By Alison McClymont and Dan Harrison, ABC Investigations
An ABC investigation can reveal the owner of a ship that sank in a typhoon two years ago, killing 41 people, had repeated safety concerns flagged by maritime authorities and may have been operating while insolvent, according to auditors.
It is August 28, 2020, four days before the storm will hit. In the Philippine Sea, stockman William Mainprize, 27, is on an old container ship that has been converted into a livestock vessel.
Measuring 133 metres in length, the Gulf Livestock 1 is on its way to China to deliver almost 6000 heifers.
William, who grew up on Sydney's northern beaches, is one of two Australians on board.
The other is Lukas Orda, 25, a Queensland veterinarian who has recently become a father to a boy, Theo.
William sends a WhatsApp message to a group of friends and family.
It includes maps showing the ship's intended course plotted through the centre of the storm followed by a grimacing emoji.
"Uh oh! About to hit some nasty weather," he writes.
The message reaches William's sister, Sarah, on the Gold Coast - and she is worried.
"Hey Bro can you let me know when you're through it - it's scaring me," she replies.
"Will do Sar!" William responds.
"Should be fine. We're a big boat."
Cargo ships, tankers and fishing boats are among the vessels swarming this patch of the Pacific.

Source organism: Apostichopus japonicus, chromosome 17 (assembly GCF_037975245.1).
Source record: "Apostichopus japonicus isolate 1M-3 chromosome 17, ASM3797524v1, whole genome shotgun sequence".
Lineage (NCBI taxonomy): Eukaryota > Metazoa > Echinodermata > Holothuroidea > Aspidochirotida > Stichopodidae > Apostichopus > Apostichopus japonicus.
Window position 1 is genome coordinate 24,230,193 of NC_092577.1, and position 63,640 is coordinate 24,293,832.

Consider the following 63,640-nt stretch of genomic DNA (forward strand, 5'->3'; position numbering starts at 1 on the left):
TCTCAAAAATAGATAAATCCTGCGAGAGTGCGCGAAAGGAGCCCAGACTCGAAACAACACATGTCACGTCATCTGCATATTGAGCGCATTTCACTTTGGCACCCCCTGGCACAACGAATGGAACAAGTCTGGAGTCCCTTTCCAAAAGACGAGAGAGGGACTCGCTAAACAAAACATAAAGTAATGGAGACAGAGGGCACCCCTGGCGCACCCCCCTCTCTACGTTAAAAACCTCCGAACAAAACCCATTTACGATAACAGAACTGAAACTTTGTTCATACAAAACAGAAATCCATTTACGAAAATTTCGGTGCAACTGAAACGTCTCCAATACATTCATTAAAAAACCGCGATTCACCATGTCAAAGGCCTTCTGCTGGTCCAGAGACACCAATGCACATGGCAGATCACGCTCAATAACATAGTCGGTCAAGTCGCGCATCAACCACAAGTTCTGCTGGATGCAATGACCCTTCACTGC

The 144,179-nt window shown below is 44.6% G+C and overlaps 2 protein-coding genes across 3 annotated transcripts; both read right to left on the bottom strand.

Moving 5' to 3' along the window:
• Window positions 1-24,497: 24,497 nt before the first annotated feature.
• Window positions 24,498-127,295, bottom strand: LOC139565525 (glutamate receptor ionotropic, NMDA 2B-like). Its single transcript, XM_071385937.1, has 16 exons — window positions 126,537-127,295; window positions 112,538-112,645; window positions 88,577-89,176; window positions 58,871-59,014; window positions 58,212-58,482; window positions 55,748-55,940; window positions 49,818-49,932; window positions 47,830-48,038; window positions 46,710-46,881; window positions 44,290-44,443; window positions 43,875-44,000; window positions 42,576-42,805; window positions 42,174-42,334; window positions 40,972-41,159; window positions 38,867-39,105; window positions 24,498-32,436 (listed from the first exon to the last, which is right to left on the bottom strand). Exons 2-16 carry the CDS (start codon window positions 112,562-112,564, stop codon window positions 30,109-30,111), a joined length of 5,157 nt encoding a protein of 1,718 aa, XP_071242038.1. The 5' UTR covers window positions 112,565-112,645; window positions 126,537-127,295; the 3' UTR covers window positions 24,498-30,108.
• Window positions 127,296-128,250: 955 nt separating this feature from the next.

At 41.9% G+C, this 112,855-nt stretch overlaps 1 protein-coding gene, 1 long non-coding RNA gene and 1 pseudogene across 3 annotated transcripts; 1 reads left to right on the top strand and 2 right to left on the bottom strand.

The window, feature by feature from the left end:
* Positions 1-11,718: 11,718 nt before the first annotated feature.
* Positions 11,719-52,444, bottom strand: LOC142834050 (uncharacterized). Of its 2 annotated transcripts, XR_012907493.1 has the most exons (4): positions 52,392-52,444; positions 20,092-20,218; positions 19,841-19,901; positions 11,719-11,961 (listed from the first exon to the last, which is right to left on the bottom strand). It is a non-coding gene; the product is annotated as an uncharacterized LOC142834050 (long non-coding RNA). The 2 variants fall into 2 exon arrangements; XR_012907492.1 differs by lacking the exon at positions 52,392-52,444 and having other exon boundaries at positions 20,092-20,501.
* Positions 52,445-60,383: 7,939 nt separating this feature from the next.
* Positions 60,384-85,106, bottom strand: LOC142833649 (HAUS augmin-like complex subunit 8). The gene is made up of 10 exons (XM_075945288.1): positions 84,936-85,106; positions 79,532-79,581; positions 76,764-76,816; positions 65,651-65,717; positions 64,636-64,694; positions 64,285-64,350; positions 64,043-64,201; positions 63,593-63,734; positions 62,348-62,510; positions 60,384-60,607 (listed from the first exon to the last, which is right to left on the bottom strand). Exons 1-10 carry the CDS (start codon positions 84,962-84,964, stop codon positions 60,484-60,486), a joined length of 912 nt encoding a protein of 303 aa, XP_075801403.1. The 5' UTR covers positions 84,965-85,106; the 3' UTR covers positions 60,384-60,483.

Shipping data, supplied to the ABC by Spire Global, a space-based data and analytics provider, is captured from the vessel's Automatic Identification System (AIS) transponder.
It tracks vessel identification, speed, location and course and allows boats and coastal authorities to prevent collisions.
Using this data, ABC was able to track the final days of the Gulf Livestock 1 as it made its way from Napier on New Zealand's north island towards the Chinese port of Jingtang.
On board were 43 men - 39 Filipinos and two New Zealanders as well as the two Australians - and 5867 heifers.
But rising from the ocean was something that would prevent them from reaching their intended destination.
East of the Philippines, a tropical depression had strengthened to form a typhoon.
In the Philippines, the destructive phenomenon is given the name Julian. Elsewhere, it is called Typhoon Maysak.
As the weather worsened, other commercial vessels cleared the area in search of safer waters.
The Gulf Livestock 1 did not deviate from its course.
The shipping data showed it cutting a relatively lonely figure as it passed between the Japanese islands of Yoronjima and Okinoerabujima.
By now, weather data showed the nearby typhoon generating wind speeds in excess of 175km/h.
As the Gulf Livestock 1 entered the East China Sea, it sailed into the storm. Huge waves crashed over the ship.
Lukas Orda sent a message to his brothers, Jens and Tobi: "Don't tell mum but our engine control room has just filled with water and the motor has now failed."
William Mainprize messaged a friend: "We are floating sideways in huge sea … Oh man, it's very hairy."
At 1.10am local time on 2 September, the vessel sent its final signal.
The crew frantically pumped water out from below deck to try to save the ship, which was listing at 30 degrees.